- What other names is Cranberry known by?
- What is Cranberry?
- How does Cranberry work?
- Are there safety concerns?
- Are there any interactions with medications?
- Dosing considerations for Cranberry.
Agrio, Airelle à Gros Fruits, Airelle Canneberge, Airelle Européenne, Airelle Rouge, American Cranberry, Arándano, Arándano Americano, Arándano Rojo, Arándano Trepador, Atoca, Atoka, Bearberry, Canneberge, Canneberge à Feuillage Persistant, Canneberge d'Amérique, Canneberge Européenne, Cocktail au Jus de Canneberge, Cranberry Extract, Cranberry Fruit, Cranberry Fruit Juice, Cranberry Juice, Cranberry Juice Cocktail, Cranberry Juice Concentrate, Cranberry Powder, Cranberry Powdered Extract, Craneberry, Da Guo Yue Jie, Da Guo Yue Ju, Da Guo Suan Guo Man Yue Ju, European Cranberry, Extrait de Canneberge, Große Moosbeere, Gros Atoca, Grosse Moosbeere, Jus de Canneberge, Jus de Canneberge à Base de Concentré, Jus de Canneberge Frais, Kliukva, Kliukva Obyknovennaia, Kranbeere, Large Cranberry, Man Yue Ju, Man Yue Mei, Moosebeere, Mossberry, Oomi No Tsuruko Kemomo, Oxycoccus hagerupii, Oxycoccus macrocarpos, Oxycoccus microcarpus, Oxycoccus palustris, Oxycoccus quadripetalus, Petite Cannberge, Pois de Fagne, Pomme des Prés, Ronce d'Amerique, Sirop de Canneberge, Small Cranberry, Trailing Swamp Cranberry, Tsuru-Kokemomo, Vaccinium hagerupii, Vaccinium macrocarpon, Vaccinium microcarpum, Vaccinium oxycoccos, Vaccinium palustre.
Cranberry is a type of evergreen shrub that grows in wet areas, such as bogs or wetlands. Cranberry is native to northeastern and northcentral parts of the United States. The shrub has small, dark green leaves, pink flowers, and dark red fruit that are egg-shaped.
Cranberry is also used for kidney stones, neurogenic bladder (a bladder disease), to deodorize urine in people with difficulty controlling urination, to prevent urine catheters from becoming blocked, and to heal skin around surgical openings in the stomach that are used to eliminate urine. Some people use cranberry to increase urine flow, kill germs, and reduce fever.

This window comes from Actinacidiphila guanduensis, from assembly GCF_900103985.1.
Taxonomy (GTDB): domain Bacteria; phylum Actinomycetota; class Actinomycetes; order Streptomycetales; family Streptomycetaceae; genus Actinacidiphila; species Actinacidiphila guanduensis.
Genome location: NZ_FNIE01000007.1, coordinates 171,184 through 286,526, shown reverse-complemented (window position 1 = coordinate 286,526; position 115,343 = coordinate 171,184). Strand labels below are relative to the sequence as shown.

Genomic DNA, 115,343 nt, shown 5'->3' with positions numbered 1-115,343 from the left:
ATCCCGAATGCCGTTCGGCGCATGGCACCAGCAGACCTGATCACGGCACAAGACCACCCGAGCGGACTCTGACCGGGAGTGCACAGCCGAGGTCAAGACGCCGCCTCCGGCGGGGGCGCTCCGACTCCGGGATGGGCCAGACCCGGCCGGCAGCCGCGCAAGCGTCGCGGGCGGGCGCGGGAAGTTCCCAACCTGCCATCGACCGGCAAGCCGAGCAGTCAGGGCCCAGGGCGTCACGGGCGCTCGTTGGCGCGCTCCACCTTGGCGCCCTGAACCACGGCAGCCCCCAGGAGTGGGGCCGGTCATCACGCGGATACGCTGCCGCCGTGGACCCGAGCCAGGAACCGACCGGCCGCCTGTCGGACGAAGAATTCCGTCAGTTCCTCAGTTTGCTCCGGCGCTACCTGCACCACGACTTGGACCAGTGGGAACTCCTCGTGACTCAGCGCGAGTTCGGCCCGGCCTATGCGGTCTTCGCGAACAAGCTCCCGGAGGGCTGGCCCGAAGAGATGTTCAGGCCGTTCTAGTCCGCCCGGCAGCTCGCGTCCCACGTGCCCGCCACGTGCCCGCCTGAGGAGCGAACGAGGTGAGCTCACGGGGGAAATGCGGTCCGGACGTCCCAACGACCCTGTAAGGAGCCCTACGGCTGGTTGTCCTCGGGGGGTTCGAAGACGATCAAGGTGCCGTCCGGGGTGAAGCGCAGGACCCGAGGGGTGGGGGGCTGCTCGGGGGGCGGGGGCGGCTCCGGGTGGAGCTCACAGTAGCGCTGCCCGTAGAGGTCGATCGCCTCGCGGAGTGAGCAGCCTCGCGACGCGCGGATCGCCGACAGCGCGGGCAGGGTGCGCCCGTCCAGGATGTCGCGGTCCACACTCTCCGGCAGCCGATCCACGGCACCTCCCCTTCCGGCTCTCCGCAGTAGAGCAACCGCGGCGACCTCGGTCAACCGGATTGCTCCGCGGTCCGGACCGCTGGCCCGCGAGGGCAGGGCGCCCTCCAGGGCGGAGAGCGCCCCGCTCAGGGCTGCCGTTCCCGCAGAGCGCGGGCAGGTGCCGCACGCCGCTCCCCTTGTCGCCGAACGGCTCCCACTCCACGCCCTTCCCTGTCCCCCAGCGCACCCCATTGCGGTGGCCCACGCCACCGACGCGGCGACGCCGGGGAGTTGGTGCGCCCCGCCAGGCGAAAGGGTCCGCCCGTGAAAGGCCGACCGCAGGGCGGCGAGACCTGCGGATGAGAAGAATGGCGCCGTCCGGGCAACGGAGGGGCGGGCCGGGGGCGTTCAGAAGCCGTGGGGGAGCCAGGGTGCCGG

Some people use cranberry for type 2 diabetes, chronic fatigue syndrome (CFS), enlarged prostate, common colds, flu, heart disease, memory, metabolic syndrome, ulcers caused by Helicobacter pylori (H. pylori), scurvy, inflammation of the lining around the lung (pleurisy), and cancer.
In foods, cranberry fruit is used in cranberry juice, cranberry juice cocktail, jelly, and sauce.
Possibly Effective for...
- Preventing urinary tract infections (UTIs). Some research shows that taking certain cranberry capsules or tablets can help prevent UTIs in people who have had UTIs in the past. However, research is unclear whether drinking cranberry juice helps prevent repeat UTIs. Taking certain cranberry products or drinking cranberry juice might prevent UTIs in older people living in nursing homes, in pregnant women, and in children who have had UTIs in the past. But cranberry does not appear to help prevent UTIs in other people who have conditions that make them a high risk for UTIs. This includes people undergoing surgery or radiation near the bladder or urinary tract, as well as people with a bladder condition (neurogenic bladder) caused by an injury to the spinal cord.
While cranberry can help prevent UTIs for some people, it should not be used for treating UTIs.
Possibly Ineffective for...
- Diabetes. Research shows that taking cranberry supplements by mouth does not lower blood sugar in people with diabetes.
Insufficient Evidence to Rate Effectiveness for...
- Benign prostatic hyperplasia (BPH). Early research shows that taking dried cranberry capsules three times daily for 6 months might improve urinary symptoms and reduce levels of certain biomarkers associated with BPH.
- Common cold. Research suggests that drinking cranberry juice daily for 70 days does not reduce the risk of cold or flu, but might reduce cold and flu symptoms.
- Clogged arteries (coronary artery disease). Early evidence suggests that drinking cranberry juice daily for 4 weeks does not improve blood flow in people with clogged arteries.